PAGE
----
New Equipment at RSTA’s Biotech


Sakib Asraf

Recent funding has allowed the RSTA biotechnology program to improve their labs.

Juliana Vandermark, Around School Editor

RSTA’s biotechnology program has recently installed new equipment which will play a big role in the new curriculum for biomanufacturing and research by students in the field. The program is geared towards students especially drawn to science “who want to do hands-on work and don’t just want to learn about things and hear about things, but to actually do them,” biotechnology teacher Dr. Joan Abrams explained. “It’s a really nice complement to what goes on in the science department.”

“Biomanufacturing is when you want to make drugs that are proteins,” Dr. Abrams explained. “30% of [the drugs that are on the market] are biologics that are protein-based, or they are antibodies that need to be made in cellular factories.” To sum the complex processes up, biomanufacturing is “using little cells as mini-factories to make your protein product.”

The program offers three levels: Level One is one semester, while Level Two takes up two semesters. Once students make it to Level Three, they have a choice between two programs: “You kind of decide if you want to do research and work in a lab doing independent, authentic research, or [if] you want to study this large-scale upstream, downstream processing that is going to get you into the industry.” Dr. Abrams continued, “Literally, after two years [of being in the industry after graduating from CRLS], you’ll be making $55,000 to $60,000 because it has a huge demand [in the job market], it’s highly specialized, and it’s an extremely important function.”

The program has recently been funded by a few large grants, enabling them to improve and add to the contents of the lab. “We’ve had almost $300,000 worth of grants that have come into upgrading the main part of the lab,” Dr. Abrams said. “We have a mammalian cell culture space, … and then across the hall, we have a new biomanufacturing training space.”  

Specifically, the lab was funded by the Massachusetts Life Sciences Center. The program has also received grants from the Biogen Foundation, and just a couple weeks ago, they received a $10,000 grant from the VWR Foundation that went to final instruments and supplies. Among the new equipment is the mammalian cell culture space and a biomanufacturing training space complete with a SmartBoard, so classes can be taught in the lab across the hall as well.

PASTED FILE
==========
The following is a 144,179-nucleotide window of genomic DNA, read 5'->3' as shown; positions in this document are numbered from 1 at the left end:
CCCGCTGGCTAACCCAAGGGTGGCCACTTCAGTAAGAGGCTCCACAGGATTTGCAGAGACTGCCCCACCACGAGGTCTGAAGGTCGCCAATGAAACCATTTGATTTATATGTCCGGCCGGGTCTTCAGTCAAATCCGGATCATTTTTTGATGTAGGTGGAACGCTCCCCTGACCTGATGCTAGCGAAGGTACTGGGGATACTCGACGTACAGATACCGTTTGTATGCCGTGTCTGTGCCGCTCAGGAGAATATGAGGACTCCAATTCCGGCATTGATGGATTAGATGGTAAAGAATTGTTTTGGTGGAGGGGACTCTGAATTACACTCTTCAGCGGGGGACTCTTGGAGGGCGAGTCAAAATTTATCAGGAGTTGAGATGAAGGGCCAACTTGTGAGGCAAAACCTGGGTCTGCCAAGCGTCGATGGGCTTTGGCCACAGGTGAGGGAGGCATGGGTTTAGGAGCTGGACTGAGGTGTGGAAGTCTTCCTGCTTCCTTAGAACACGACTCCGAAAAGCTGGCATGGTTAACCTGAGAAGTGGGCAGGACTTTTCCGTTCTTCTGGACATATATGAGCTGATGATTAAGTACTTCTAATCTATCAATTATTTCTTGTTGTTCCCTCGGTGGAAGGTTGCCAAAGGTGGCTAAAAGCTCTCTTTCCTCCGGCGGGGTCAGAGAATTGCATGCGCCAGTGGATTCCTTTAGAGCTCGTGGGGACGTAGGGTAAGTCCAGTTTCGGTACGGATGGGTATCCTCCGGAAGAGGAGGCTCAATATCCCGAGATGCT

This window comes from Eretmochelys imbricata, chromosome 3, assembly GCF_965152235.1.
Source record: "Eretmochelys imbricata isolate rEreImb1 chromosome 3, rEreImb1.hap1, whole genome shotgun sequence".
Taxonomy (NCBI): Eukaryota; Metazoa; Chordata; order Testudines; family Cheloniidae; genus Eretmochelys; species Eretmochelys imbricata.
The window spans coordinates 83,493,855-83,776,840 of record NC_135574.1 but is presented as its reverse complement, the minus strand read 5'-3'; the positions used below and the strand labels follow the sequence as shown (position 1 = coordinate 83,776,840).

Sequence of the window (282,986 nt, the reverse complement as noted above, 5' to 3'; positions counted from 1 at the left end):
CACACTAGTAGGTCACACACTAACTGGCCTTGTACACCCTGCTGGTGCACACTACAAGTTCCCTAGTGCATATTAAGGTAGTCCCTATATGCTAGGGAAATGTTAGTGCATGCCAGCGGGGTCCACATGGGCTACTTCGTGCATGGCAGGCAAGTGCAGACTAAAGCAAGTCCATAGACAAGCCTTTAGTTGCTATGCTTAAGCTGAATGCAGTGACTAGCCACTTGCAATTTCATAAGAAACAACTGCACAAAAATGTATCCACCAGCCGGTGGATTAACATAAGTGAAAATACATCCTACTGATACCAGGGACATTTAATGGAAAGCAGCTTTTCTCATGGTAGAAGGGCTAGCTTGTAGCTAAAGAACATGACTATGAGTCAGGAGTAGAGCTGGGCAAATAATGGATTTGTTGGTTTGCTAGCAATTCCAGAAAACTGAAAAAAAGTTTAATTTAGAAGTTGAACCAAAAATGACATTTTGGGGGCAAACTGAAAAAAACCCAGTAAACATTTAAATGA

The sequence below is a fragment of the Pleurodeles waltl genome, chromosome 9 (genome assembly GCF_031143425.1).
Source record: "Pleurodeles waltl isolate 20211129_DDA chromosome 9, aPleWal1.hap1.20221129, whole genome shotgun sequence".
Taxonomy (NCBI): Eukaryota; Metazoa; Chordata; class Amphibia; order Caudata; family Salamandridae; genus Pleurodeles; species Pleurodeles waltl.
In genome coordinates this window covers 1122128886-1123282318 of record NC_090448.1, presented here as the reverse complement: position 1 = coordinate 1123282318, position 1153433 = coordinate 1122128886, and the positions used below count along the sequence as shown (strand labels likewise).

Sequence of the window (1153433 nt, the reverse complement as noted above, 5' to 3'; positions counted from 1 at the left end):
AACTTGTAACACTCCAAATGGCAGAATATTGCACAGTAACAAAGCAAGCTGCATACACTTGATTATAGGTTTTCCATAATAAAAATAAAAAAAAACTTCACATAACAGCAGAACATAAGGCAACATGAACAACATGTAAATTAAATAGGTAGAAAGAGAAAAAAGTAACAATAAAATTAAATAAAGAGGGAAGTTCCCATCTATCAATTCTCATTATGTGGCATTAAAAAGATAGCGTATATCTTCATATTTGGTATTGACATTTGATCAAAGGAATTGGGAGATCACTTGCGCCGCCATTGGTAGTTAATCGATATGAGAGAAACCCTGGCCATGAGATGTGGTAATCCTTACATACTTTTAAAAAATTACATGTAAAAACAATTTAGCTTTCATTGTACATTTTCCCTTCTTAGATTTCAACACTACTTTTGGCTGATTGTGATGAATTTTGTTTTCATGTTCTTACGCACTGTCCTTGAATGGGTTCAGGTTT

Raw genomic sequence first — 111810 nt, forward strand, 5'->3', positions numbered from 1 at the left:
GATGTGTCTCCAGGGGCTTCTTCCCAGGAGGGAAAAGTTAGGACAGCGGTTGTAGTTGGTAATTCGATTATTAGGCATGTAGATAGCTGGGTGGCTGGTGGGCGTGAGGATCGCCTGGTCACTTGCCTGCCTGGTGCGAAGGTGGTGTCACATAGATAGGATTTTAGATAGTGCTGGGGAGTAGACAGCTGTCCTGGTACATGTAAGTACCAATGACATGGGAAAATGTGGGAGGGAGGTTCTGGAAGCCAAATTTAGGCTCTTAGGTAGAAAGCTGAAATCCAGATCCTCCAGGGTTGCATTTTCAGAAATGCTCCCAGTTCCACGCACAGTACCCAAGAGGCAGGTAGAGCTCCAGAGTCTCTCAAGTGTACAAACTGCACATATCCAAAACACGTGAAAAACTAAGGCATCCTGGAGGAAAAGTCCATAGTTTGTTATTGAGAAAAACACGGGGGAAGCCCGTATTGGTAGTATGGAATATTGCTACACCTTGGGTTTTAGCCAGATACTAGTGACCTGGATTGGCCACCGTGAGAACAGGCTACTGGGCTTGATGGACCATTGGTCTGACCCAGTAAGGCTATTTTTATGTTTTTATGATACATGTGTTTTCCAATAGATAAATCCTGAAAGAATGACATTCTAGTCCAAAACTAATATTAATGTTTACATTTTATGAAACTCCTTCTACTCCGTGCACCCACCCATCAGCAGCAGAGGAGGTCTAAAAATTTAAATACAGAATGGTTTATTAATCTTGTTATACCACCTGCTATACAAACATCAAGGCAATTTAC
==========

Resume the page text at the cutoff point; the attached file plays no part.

According to Dr. Abrams, the new lab allows them to culture up to five liters of cells at a time—much more than they were previously able to.

Cells are first engineered to produce proteins and grown under extremely specific conditions. Next, the cells are harvested and broken open so the protein can be collected and purified. These cells “simulate what’s going on all over the biotech world,” Dr. Abrams explained.

Through the program, CRLS students like senior Nia Abdurezak have gotten opportunities to intern at places such as MIT and the Broad Institute. “Because of this class, I was more ahead than some of the other people that were in the program, because I had experience working in a lab and working with different techniques,” Abdurezak explained. “I would definitely say the hands-on experience is what separates it from other classes in biology, like the AP Biology class here, and that’s what really got me interested in biotech.”

Senior Prachee Mazumder agreed, saying, “I think it’s really great; we get to learn about a lot of lab skills, which helped me to get internships throughout the class.”

The research branch will be available starting next year for twelve seniors—even those who may not have completed Levels One and Two. “We’re going to offer the research-focused course where students will spend the full year [researching],” Dr. Abrams explained. “At the end of it, they’ll have a publication-quality paper, they’ll have presented in different science competitions, and they’ll have a lot of experience. It’s really high-caliber research.”

Dr. Abrams hopes to get principal investigators, the people in charge of the labs and “the really important people in a research environment,” to agree to individually take on a student for this course.

These new changes are exciting to many, including Level Two junior Anaka Landrigan. “We will be getting to do some higher-level techniques that aren’t available in other classes,” Landrigan commented. “It also helps you get a jump start on important skills that are needed in the job industry.”


This piece also appears in our October 2018 edition.